My wife Nolin and I have met many of these ladies and are particularly interested in helping them find Christ. Some of our preachers have converted hundreds of these women who then voluntarily quit prostitution but have no other skill to ply. We organize them into communities and have churches filled with former temple prostitutes, who now praise the Lord of lords, who has forgiven them, cleansed them from all unrighteousness, and set them free. Their lives are not easy, but Christ makes them “Abundant!”
But what of their children? None know their father; if they did, they would not be welcome or accepted by him. Some of these children were also prostituting for their goddesses before their mothers were saved. Now they, too, follow Christ but have the stigma of being the child of a converted prostitute and perhaps being one themselves. They have willingly forsaken their caste, duties, family, society, and gods and goddesses. Now they follow a new Lord who loves, gives, and forgives.

And this brings me to the point of the story. Our “unnamed director” has located a home where many of these abandoned children live. Consider those worn-out prostitutes who cannot feed themselves and certainly cannot feed their children. So they abandon them, and eventually, they may be found by a pastor or church member. If able, they take in more and more until finally, they need help feeding them.


Would it not be our delight to rescue these children? To show them the love of God that so greatly exceeds the abuse of gods and goddesses? Look at the photo and tell me if you see what I see — young kids eager to learn, laugh, grow, and become viable members of their church and society. They have so little hope. They are starting from a hostile place in life, with no earthly status, in a land where status is not just important; it is everything. Therefore, it behooves us to help them and others like them — as many as we can. They were not orphaned by their parents’ death but by their parents’ devotion to a devilish religion, causing them ultimately to give away the most precious thing in their lives – their children.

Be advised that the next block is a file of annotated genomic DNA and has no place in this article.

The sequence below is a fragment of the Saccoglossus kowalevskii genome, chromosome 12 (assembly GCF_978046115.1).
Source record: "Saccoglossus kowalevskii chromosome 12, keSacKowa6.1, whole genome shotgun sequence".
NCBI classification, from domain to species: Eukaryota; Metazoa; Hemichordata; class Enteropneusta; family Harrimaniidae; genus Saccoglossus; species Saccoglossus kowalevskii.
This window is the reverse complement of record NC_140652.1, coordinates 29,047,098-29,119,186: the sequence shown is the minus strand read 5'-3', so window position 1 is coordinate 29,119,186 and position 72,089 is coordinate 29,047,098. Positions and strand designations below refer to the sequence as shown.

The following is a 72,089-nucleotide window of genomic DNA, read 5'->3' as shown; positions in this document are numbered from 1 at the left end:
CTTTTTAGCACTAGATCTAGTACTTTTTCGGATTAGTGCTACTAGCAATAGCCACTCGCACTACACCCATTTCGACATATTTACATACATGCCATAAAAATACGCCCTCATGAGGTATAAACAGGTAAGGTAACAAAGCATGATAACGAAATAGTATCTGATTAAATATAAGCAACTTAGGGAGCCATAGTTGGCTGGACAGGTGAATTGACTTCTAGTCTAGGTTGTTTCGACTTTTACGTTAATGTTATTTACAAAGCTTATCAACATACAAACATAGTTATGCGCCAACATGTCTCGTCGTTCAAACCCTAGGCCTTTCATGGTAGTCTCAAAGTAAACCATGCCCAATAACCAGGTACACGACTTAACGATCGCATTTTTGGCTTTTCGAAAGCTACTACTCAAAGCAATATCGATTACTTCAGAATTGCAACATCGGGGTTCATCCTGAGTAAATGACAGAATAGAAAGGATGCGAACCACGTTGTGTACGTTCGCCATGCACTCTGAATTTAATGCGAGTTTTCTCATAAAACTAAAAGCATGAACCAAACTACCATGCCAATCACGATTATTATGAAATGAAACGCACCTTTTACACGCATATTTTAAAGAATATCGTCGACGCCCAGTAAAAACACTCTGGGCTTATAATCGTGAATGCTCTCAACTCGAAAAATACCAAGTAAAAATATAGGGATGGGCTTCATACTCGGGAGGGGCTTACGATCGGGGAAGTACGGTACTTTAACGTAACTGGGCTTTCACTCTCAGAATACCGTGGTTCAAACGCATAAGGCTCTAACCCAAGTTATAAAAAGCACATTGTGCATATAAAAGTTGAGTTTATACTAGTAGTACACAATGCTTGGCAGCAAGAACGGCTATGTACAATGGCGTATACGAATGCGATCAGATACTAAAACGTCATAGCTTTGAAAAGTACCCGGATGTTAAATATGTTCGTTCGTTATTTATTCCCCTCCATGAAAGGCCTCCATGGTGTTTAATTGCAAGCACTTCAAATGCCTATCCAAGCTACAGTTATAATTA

I am weary of those who say since they cannot help everyone, that there is no need to help anyone. And I have observed that those who say we cannot help them all never help any at all. In the first place, I do not believe that we cannot help them all. On the contrary, if we do all we can, our Lord will raise others to join the struggle. He acknowledged that we will always have the poor but didn’t mention the starving.
Our Savior took the assets of a lad, five pieces of flatbread, and two sardine-like fishes, asked His Father to bless them, and fed 5,000 men plus the women and children. What could He do? What would He do if we gave our comparatively massive assets to Him? Isn’t it time that we took His command seriously to lay up treasures in Heaven rather than on earth? You’re going to leave all you have here. So, what do you have waiting for you there?

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  • Jon Nelms

    The Rev. Jon Nelms is the founder of Final Frontiers. Called to missions at the age of eleven, he has been winning souls since he was twelve. Jon was a street preacher, pastor, church planter, and missionary before founding Final Frontiers in 1986 at the age of 30.